Figure 1: Alpha diversity rarefaction curves for breast tissue samples. Rarefaction curves of Shannon diversity index up to 60 reads in (A) cancer (orange) and non-cancer (blue) samples, (B) tumor (orange) and non-tumor (blue) samples from cancer patients, (C) self-reported frequent (blue), occasional (green), and none (orange) alcohol users, and (D) hormone receptor positive (orange) and hormone receptor negative (blue) samples. Error bars represent standard deviation.

To test whether overall bacterial taxa composition was different between cancer and non-cancer tissue, we used principal coordinates analysis (PCoA) on unweighted UniFrac distances. We found that although the samples from cancer patients clustered significantly differently from those of non-cancer patients (p = 0.03, R2 = 0.03), the effect size was quite modest [Figure 2A]. Likewise, the distribution of unweighted UniFrac distances trended towards significance among patient samples from the same group vs. patient samples from different groups (p = 0.11) [Supplementary Figure 2]. Patient samples also clustered significantly by alcohol use (p < 0.01, R2 = 0.06), but not by any other demographic factors such as age, BMI, race, smoking history, menopausal status, or last antibiotic use [Figure 2B]. Among cancer patients, tumor and histologically normal samples did not cluster distinctly (p = 0.92). However, samples did cluster by histologic grade (p = 0.02, R2 = 0.05) [Figure 2C], presence of lymphovascular invasion (p = 0.02, R2 = 0.08) [Figure 2D], HER2 amplification status (p = 0.02, R2 = 0.05) [Figure 2E]. In addition, samples clustered significantly by hormone receptor status on weighted (p = 0.05, R2 = 0.05), but not unweighted (p = 0.17), UniFrac distances [Figure 2F]. Samples did not cluster by patient presentation, pathologic T-stage, tumor size, focality, histologic subtype, or node positivity.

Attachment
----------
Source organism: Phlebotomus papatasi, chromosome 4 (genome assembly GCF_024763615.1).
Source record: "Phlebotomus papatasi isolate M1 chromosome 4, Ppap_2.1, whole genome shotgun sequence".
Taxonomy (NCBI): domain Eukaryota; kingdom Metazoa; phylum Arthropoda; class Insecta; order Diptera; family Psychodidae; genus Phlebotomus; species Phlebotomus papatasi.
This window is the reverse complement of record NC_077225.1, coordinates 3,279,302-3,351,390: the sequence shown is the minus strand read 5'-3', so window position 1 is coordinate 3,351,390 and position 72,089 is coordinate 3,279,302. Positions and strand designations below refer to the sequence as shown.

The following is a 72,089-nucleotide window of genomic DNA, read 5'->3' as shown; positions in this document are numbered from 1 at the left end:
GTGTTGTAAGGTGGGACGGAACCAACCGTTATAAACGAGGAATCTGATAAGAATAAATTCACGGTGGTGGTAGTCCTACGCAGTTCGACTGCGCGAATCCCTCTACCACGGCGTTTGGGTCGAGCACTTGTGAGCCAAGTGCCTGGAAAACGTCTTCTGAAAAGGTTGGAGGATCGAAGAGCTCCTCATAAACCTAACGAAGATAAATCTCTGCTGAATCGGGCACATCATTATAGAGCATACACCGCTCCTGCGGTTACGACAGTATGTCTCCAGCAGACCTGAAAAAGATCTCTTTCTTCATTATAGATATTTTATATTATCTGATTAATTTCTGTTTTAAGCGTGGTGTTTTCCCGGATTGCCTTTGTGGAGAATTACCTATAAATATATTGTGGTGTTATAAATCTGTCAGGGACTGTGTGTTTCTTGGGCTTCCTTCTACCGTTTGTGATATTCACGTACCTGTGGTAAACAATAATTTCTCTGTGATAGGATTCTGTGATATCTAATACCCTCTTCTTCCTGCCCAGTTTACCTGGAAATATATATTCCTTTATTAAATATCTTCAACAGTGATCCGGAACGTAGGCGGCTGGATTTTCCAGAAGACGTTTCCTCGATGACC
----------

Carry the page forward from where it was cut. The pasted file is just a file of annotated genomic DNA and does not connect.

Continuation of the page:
Principal coordinates analysis plots on unweighted UniFrac distances of breast tissue samples.